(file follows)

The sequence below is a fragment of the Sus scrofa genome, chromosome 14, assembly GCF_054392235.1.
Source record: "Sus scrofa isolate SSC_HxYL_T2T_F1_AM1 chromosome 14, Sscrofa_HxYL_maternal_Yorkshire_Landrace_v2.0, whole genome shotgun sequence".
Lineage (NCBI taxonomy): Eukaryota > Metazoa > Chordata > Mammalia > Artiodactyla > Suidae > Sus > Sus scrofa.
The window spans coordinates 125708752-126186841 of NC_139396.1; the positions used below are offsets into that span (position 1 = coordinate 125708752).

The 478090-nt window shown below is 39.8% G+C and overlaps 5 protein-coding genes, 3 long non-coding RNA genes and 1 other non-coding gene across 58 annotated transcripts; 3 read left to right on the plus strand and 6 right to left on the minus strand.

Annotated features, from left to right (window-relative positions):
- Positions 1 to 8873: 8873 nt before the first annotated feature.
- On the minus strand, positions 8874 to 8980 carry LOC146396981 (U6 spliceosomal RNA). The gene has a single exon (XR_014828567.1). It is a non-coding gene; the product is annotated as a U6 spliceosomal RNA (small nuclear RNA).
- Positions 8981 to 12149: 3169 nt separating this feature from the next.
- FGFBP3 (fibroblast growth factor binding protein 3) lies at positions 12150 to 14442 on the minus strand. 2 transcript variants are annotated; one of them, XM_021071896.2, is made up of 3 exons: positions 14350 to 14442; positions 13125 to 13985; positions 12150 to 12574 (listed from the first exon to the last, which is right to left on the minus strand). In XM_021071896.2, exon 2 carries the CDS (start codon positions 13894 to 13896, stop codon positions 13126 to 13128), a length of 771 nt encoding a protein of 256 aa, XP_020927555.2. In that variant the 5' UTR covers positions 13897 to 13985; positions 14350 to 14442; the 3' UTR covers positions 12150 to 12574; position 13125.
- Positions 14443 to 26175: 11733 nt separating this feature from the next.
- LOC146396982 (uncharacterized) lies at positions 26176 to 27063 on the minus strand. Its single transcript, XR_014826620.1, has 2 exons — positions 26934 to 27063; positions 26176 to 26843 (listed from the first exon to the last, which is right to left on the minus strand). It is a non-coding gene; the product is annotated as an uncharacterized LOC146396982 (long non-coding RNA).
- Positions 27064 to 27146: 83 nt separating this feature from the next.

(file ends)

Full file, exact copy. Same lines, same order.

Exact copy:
The sequence below is a fragment of the Sus scrofa genome, chromosome 14, assembly GCF_054392235.1.
Source record: "Sus scrofa isolate SSC_HxYL_T2T_F1_AM1 chromosome 14, Sscrofa_HxYL_maternal_Yorkshire_Landrace_v2.0, whole genome shotgun sequence".
Lineage (NCBI taxonomy): Eukaryota > Metazoa > Chordata > Mammalia > Artiodactyla > Suidae > Sus > Sus scrofa.
The window spans coordinates 125708752-126186841 of NC_139396.1; the positions used below are offsets into that span (position 1 = coordinate 125708752).

The 478090-nt window shown below is 39.8% G+C and overlaps 5 protein-coding genes, 3 long non-coding RNA genes and 1 other non-coding gene across 58 annotated transcripts; 3 read left to right on the plus strand and 6 right to left on the minus strand.

Annotated features, from left to right (window-relative positions):
- Positions 1 to 8873: 8873 nt before the first annotated feature.
- On the minus strand, positions 8874 to 8980 carry LOC146396981 (U6 spliceosomal RNA). The gene has a single exon (XR_014828567.1). It is a non-coding gene; the product is annotated as a U6 spliceosomal RNA (small nuclear RNA).
- Positions 8981 to 12149: 3169 nt separating this feature from the next.
- FGFBP3 (fibroblast growth factor binding protein 3) lies at positions 12150 to 14442 on the minus strand. 2 transcript variants are annotated; one of them, XM_021071896.2, is made up of 3 exons: positions 14350 to 14442; positions 13125 to 13985; positions 12150 to 12574 (listed from the first exon to the last, which is right to left on the minus strand). In XM_021071896.2, exon 2 carries the CDS (start codon positions 13894 to 13896, stop codon positions 13126 to 13128), a length of 771 nt encoding a protein of 256 aa, XP_020927555.2. In that variant the 5' UTR covers positions 13897 to 13985; positions 14350 to 14442; the 3' UTR covers positions 12150 to 12574; position 13125.
- Positions 14443 to 26175: 11733 nt separating this feature from the next.
- LOC146396982 (uncharacterized) lies at positions 26176 to 27063 on the minus strand. Its single transcript, XR_014826620.1, has 2 exons — positions 26934 to 27063; positions 26176 to 26843 (listed from the first exon to the last, which is right to left on the minus strand). It is a non-coding gene; the product is annotated as an uncharacterized LOC146396982 (long non-coding RNA).
- Positions 27064 to 27146: 83 nt separating this feature from the next.